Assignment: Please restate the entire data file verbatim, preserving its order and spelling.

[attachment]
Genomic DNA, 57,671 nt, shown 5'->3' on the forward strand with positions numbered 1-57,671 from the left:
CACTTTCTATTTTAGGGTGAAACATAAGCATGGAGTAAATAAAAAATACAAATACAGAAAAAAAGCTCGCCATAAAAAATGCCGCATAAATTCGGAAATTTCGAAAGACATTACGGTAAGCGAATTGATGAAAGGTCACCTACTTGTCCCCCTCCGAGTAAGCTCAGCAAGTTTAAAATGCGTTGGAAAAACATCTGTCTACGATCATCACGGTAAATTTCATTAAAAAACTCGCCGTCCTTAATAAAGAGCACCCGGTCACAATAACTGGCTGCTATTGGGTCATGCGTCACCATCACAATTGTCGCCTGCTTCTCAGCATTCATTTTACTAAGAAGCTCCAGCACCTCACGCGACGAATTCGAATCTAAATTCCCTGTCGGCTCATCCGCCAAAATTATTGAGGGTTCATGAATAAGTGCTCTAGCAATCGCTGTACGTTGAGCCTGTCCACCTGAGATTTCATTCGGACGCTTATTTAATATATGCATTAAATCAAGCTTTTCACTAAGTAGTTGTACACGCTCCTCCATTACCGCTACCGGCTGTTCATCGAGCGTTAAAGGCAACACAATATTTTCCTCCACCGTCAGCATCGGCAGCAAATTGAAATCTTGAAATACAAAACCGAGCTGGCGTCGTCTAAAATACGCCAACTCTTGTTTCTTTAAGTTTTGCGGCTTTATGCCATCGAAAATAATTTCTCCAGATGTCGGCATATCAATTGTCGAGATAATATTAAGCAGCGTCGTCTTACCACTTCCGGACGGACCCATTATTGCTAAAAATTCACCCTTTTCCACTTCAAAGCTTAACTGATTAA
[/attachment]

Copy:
Genomic DNA, 57,671 nt, shown 5'->3' on the forward strand with positions numbered 1-57,671 from the left:
CACTTTCTATTTTAGGGTGAAACATAAGCATGGAGTAAATAAAAAATACAAATACAGAAAAAAAGCTCGCCATAAAAAATGCCGCATAAATTCGGAAATTTCGAAAGACATTACGGTAAGCGAATTGATGAAAGGTCACCTACTTGTCCCCCTCCGAGTAAGCTCAGCAAGTTTAAAATGCGTTGGAAAAACATCTGTCTACGATCATCACGGTAAATTTCATTAAAAAACTCGCCGTCCTTAATAAAGAGCACCCGGTCACAATAACTGGCTGCTATTGGGTCATGCGTCACCATCACAATTGTCGCCTGCTTCTCAGCATTCATTTTACTAAGAAGCTCCAGCACCTCACGCGACGAATTCGAATCTAAATTCCCTGTCGGCTCATCCGCCAAAATTATTGAGGGTTCATGAATAAGTGCTCTAGCAATCGCTGTACGTTGAGCCTGTCCACCTGAGATTTCATTCGGACGCTTATTTAATATATGCATTAAATCAAGCTTTTCACTAAGTAGTTGTACACGCTCCTCCATTACCGCTACCGGCTGTTCATCGAGCGTTAAAGGCAACACAATATTTTCCTCCACCGTCAGCATCGGCAGCAAATTGAAATCTTGAAATACAAAACCGAGCTGGCGTCGTCTAAAATACGCCAACTCTTGTTTCTTTAAGTTTTGCGGCTTTATGCCATCGAAAATAATTTCTCCAGATGTCGGCATATCAATTGTCGAGATAATATTAAGCAGCGTCGTCTTACCACTTCCGGACGGACCCATTATTGCTAAAAATTCACCCTTTTCCACTTCAAAGCTTAACTGATTAA